Friday, January 28, 2022

Against a Sudden Stabbing Pain

I want to talk about Wið færstice, an Old English medical text whose title is pronounced (roughly) "with fair-stitch-uh" and means "against a sudden/violent stabbing pain." It is a charm meant to be recited along with the use of a potion to cure a certain kind of pain. The potion was made of feverfew, red nettle, and waybread (plantain). Boil them together, and then boil the result in butter. A knife was dipped into the potion and then applied to the pain.

The 'stice' part of the name of the charm is related to modern "stitch" when we refer to a sudden sharp pain in the side. Scholars do not know if there was a particular cause for the pain; rheumatism or lumbago have been suggested, but in my opinion it was more likely to be what it was called: a sudden sharp pain, the kind that seems to have no particular trigger.

The creators of the text guessed at the source of the pain, and claimed their remedy would help in several cases, according to these lines from the charm.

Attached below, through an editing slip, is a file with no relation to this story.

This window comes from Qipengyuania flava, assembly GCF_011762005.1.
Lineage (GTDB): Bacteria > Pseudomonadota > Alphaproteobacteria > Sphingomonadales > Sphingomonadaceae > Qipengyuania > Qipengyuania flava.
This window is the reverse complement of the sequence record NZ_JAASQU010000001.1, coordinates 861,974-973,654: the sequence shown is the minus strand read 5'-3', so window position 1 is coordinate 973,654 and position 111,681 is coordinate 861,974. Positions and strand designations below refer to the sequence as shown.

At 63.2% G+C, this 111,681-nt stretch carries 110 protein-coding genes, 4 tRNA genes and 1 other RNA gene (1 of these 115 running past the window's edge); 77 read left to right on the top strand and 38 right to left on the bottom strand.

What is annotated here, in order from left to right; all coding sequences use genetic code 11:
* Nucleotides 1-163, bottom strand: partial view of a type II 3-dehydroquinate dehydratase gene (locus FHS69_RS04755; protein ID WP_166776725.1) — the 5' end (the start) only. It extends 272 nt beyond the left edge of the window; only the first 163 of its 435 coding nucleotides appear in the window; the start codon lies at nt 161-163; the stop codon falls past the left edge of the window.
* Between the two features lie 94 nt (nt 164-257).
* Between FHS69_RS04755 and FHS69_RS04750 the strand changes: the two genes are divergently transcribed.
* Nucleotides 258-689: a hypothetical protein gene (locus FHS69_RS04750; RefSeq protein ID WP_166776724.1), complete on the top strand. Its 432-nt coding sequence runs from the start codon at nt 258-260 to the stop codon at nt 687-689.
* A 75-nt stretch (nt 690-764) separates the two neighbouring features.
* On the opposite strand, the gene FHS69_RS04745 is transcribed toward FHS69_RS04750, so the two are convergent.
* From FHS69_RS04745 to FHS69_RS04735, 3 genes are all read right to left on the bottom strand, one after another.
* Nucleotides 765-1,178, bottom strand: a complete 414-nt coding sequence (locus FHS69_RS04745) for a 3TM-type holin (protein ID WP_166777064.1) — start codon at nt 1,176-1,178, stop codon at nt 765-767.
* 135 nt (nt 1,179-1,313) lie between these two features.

This for you as a remedy for the shot/pain of ēse;
this for you as a remedy for the shot/pain of ælfe,
this for you as a remedy for the shot/pain of hægtessan; I will help you.

ēse refers to the Æsir, the Norse gods; ælfe refers to elves; hægtessan refers to witches. The Wið færstice was supposedly good for pain caused by any of these supernatural sources. Whether it worked for anyone, we'll never know.

Another term for a sudden stabbing pain with no visible source was "elf shot," which I'll talk more about tomorrow.

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